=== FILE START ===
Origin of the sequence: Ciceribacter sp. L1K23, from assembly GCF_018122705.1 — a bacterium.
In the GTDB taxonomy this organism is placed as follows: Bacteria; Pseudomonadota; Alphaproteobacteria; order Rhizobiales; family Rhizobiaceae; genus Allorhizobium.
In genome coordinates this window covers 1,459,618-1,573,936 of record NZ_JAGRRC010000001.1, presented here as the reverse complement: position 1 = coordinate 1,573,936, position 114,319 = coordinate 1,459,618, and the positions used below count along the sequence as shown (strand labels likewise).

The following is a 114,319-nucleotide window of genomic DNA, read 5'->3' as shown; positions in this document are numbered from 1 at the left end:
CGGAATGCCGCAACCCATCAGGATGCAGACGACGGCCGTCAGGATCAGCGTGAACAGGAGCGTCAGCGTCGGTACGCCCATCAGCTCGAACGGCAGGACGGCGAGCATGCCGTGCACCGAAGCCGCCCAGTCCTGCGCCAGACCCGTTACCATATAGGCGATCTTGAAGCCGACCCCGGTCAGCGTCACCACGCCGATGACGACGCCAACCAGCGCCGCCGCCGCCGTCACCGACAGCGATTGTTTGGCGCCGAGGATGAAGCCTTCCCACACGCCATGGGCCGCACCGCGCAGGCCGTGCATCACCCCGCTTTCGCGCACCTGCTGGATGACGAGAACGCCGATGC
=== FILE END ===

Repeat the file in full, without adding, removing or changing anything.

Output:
Origin of the sequence: Ciceribacter sp. L1K23, from assembly GCF_018122705.1 — a bacterium.
In the GTDB taxonomy this organism is placed as follows: Bacteria; Pseudomonadota; Alphaproteobacteria; order Rhizobiales; family Rhizobiaceae; genus Allorhizobium.
In genome coordinates this window covers 1,459,618-1,573,936 of record NZ_JAGRRC010000001.1, presented here as the reverse complement: position 1 = coordinate 1,573,936, position 114,319 = coordinate 1,459,618, and the positions used below count along the sequence as shown (strand labels likewise).

The following is a 114,319-nucleotide window of genomic DNA, read 5'->3' as shown; positions in this document are numbered from 1 at the left end:
CGGAATGCCGCAACCCATCAGGATGCAGACGACGGCCGTCAGGATCAGCGTGAACAGGAGCGTCAGCGTCGGTACGCCCATCAGCTCGAACGGCAGGACGGCGAGCATGCCGTGCACCGAAGCCGCCCAGTCCTGCGCCAGACCCGTTACCATATAGGCGATCTTGAAGCCGACCCCGGTCAGCGTCACCACGCCGATGACGACGCCAACCAGCGCCGCCGCCGCCGTCACCGACAGCGATTGTTTGGCGCCGAGGATGAAGCCTTCCCACACGCCATGGGCCGCACCGCGCAGGCCGTGCATCACCCCGCTTTCGCGCACCTGCTGGATGACGAGAACGCCGATGC